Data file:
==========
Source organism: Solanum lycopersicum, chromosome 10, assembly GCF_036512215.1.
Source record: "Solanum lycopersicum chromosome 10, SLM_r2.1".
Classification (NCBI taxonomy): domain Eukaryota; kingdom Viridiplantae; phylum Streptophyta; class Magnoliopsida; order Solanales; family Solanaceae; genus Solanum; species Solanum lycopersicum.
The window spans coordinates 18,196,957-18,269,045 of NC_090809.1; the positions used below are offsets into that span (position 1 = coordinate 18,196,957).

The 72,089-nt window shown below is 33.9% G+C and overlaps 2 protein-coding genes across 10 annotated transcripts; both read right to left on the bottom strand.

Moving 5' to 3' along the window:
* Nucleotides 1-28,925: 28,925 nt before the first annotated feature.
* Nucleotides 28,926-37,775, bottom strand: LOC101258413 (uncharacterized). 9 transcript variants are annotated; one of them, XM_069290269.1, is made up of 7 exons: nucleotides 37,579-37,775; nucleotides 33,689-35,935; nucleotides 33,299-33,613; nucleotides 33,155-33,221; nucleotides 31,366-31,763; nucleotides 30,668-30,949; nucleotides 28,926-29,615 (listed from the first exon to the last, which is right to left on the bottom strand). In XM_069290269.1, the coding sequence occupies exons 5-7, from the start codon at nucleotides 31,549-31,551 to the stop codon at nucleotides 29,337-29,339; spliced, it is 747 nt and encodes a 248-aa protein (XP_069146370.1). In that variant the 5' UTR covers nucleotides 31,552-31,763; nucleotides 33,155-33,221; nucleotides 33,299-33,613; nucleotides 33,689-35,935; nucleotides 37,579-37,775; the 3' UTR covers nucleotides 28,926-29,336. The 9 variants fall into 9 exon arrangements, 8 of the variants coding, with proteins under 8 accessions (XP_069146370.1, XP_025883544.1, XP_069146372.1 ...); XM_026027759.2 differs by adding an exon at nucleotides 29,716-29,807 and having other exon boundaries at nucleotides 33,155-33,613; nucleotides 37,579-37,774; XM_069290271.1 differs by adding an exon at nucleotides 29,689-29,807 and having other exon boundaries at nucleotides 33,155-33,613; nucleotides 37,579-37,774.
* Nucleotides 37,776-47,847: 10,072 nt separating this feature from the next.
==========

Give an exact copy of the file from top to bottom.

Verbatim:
Source organism: Solanum lycopersicum, chromosome 10, assembly GCF_036512215.1.
Source record: "Solanum lycopersicum chromosome 10, SLM_r2.1".
Classification (NCBI taxonomy): domain Eukaryota; kingdom Viridiplantae; phylum Streptophyta; class Magnoliopsida; order Solanales; family Solanaceae; genus Solanum; species Solanum lycopersicum.
The window spans coordinates 18,196,957-18,269,045 of NC_090809.1; the positions used below are offsets into that span (position 1 = coordinate 18,196,957).

The 72,089-nt window shown below is 33.9% G+C and overlaps 2 protein-coding genes across 10 annotated transcripts; both read right to left on the bottom strand.

Moving 5' to 3' along the window:
* Nucleotides 1-28,925: 28,925 nt before the first annotated feature.
* Nucleotides 28,926-37,775, bottom strand: LOC101258413 (uncharacterized). 9 transcript variants are annotated; one of them, XM_069290269.1, is made up of 7 exons: nucleotides 37,579-37,775; nucleotides 33,689-35,935; nucleotides 33,299-33,613; nucleotides 33,155-33,221; nucleotides 31,366-31,763; nucleotides 30,668-30,949; nucleotides 28,926-29,615 (listed from the first exon to the last, which is right to left on the bottom strand). In XM_069290269.1, the coding sequence occupies exons 5-7, from the start codon at nucleotides 31,549-31,551 to the stop codon at nucleotides 29,337-29,339; spliced, it is 747 nt and encodes a 248-aa protein (XP_069146370.1). In that variant the 5' UTR covers nucleotides 31,552-31,763; nucleotides 33,155-33,221; nucleotides 33,299-33,613; nucleotides 33,689-35,935; nucleotides 37,579-37,775; the 3' UTR covers nucleotides 28,926-29,336. The 9 variants fall into 9 exon arrangements, 8 of the variants coding, with proteins under 8 accessions (XP_069146370.1, XP_025883544.1, XP_069146372.1 ...); XM_026027759.2 differs by adding an exon at nucleotides 29,716-29,807 and having other exon boundaries at nucleotides 33,155-33,613; nucleotides 37,579-37,774; XM_069290271.1 differs by adding an exon at nucleotides 29,689-29,807 and having other exon boundaries at nucleotides 33,155-33,613; nucleotides 37,579-37,774.
* Nucleotides 37,776-47,847: 10,072 nt separating this feature from the next.